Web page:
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Paris Attacks Would Not Have Happened Without Crypto (arstechnica.com) 521

An anonymous reader writes with a story at Ars Technica, citing a Yahoo News interview, that National Security Agency Director Michael Rogers has explicitly blamed the terrorist attacks which struck Paris last November on communications backed by strong crypto. From the article: Because of encrypted communications, he said, "we did not generate the insights ahead of time. Clearly, had we known, Paris would not have happened." Rogers did not explicitly re-launch the campaign waged by FBI director James Comey to force technology companies to provide a "golden key" to encrypted communications. Rogers called encryption "foundational to our future" and added that arguing over encryption backdoors was "a waste of time." But he did say that encryption was making the job of the NSA and law enforcement more difficult. The interview comes shortly after the FBI won an order requiring Apple to provide technical means to bypass the security measures preventing them from unlocking the iPhone 5C belonging to Syed Rizwan Farook. Farook, along with his wife, are responsible for the December mass shooting in San Bernardino, California."

Comment Re:Where are the jobs??? (Score 1) 155

STEM is such a big area. Where are the jobs???

Daughter just complete BS in Math in 3yrs and cannot find a job. Now, is user support line on how to fill out a health insurance website at $10/hr.

So what good is STEM student degree by a female, if their is nothing waiting at the other end??????

If your daughter has a degree in mathametics then she should have no trouble learning and becoming a programmer. Success in life is correlated with tenacity. Not with the level of education.


The Psychology of Achievement In Playing Games 80

A post on Pixel Poppers looks at the psychological underpinnings of the types of challenges offered by different game genres, and the effect those challenges have on determining which players find the games entertaining. Quoting: "To progress in an action game, the player has to improve, which is by no means guaranteed — but to progress in an RPG, the characters have to improve, which is inevitable. ... It turns out there are two different ways people respond to challenges. Some people see them as opportunities to perform — to demonstrate their talent or intellect. Others see them as opportunities to master — to improve their skill or knowledge. Say you take a person with a performance orientation ('Paul') and a person with a mastery orientation ('Matt'). Give them each an easy puzzle, and they will both do well. Paul will complete it quickly and smile proudly at how well he performed. Matt will complete it quickly and be satisfied that he has mastered the skill involved. Now give them each a difficult puzzle. Paul will jump in gamely, but it will soon become clear he cannot overcome it as impressively as he did the last one. The opportunity to show off has disappeared, and Paul will lose interest and give up. Matt, on the other hand, when stymied, will push harder. His early failure means there's still something to be learned here, and he will persevere until he does so and solves the puzzle."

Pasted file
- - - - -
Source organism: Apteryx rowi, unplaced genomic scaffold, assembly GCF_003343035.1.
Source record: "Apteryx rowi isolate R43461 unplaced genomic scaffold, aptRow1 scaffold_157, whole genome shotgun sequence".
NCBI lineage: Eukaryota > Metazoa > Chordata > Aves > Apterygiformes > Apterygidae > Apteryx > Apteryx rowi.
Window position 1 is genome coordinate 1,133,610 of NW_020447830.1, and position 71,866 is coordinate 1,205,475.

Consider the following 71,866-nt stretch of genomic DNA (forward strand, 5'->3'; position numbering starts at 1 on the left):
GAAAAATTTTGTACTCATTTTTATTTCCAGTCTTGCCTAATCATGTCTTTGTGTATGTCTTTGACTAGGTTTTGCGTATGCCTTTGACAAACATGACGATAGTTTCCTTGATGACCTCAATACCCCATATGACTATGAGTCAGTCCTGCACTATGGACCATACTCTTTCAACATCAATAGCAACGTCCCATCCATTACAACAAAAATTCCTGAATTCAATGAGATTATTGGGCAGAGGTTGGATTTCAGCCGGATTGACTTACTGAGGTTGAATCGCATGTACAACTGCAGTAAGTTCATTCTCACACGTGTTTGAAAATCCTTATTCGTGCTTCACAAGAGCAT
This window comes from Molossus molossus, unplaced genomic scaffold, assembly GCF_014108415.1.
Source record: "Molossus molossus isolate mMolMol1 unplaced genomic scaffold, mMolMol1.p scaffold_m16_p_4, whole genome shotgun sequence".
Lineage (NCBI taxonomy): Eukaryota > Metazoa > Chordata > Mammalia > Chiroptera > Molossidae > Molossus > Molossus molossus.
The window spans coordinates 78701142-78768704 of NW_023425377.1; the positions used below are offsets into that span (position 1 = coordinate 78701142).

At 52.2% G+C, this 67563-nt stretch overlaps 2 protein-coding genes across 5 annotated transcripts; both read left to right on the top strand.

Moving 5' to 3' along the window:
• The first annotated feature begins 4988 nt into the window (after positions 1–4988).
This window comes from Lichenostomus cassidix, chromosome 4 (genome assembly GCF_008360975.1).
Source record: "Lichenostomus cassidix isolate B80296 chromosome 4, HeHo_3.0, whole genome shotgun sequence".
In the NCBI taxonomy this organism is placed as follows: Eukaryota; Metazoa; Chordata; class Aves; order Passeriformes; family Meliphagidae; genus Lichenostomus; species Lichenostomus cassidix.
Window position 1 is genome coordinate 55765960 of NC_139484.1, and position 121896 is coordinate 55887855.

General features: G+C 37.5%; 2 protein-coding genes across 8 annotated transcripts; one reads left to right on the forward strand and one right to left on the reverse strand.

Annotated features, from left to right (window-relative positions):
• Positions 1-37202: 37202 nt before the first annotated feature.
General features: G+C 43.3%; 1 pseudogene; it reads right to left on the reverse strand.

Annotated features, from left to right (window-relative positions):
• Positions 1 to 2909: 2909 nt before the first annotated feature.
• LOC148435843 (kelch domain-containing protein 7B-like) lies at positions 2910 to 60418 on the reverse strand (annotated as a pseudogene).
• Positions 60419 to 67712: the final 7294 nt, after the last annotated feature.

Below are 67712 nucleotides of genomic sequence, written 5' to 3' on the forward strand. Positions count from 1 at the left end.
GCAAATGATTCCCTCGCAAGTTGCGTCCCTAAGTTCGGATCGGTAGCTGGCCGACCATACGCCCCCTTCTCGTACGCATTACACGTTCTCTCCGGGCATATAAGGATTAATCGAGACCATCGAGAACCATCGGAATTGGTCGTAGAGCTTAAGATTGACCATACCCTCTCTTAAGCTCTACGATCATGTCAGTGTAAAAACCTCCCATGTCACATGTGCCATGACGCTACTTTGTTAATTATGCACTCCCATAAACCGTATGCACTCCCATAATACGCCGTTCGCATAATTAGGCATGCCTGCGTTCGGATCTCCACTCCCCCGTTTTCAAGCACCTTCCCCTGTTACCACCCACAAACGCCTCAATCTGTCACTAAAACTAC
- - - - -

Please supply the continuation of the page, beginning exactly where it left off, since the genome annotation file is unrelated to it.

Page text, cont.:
Teenager Invents Cheap Solar Panel From Human Hair 366

Renoise writes "Milan Karki, 18, who comes from a village in rural Nepal, believes he has found the solution to the developing world's energy needs. A solar panel made from human hair. The hair replaces silicon, a pricey component typically used in solar panels, and means the panels can be produced at a low cost for those with no access to power. The solar panel, which produces 9 volts (18 watts) of energy, costs around $38 US (£23) to make from raw materials. Gentlemen, start your beards. The future of hair farming is here!"

Geeks Prefer Competence To Niceness 300

Death Metal writes "While everyone would like to work for a nice person who is always right, IT pros will prefer a jerk who is always right over a nice person who is always wrong. Wrong creates unnecessary work, impossible situations and major failures. Wrong is evil, and it must be defeated. Capacity for technical reasoning trumps all other professional factors, period."

Expanding the Electricity Grid May Be a Mistake 412

Perhaps T. Boone Pickens was onto something. Al writes "An article in Technology Review argues that plans to string new high-voltage lines across the US to bring wind power from the midsection of the country to the coasts, could be an expensive mistake. What's needed instead are improved local and regional electricity transmission, the development of an efficient and adaptable smart grid, and the demonstration of technology such as carbon capture and sequestration, which could prove a cheaper way to reduce carbon dioxide emissions than transmitting power from North Dakota to New York City."

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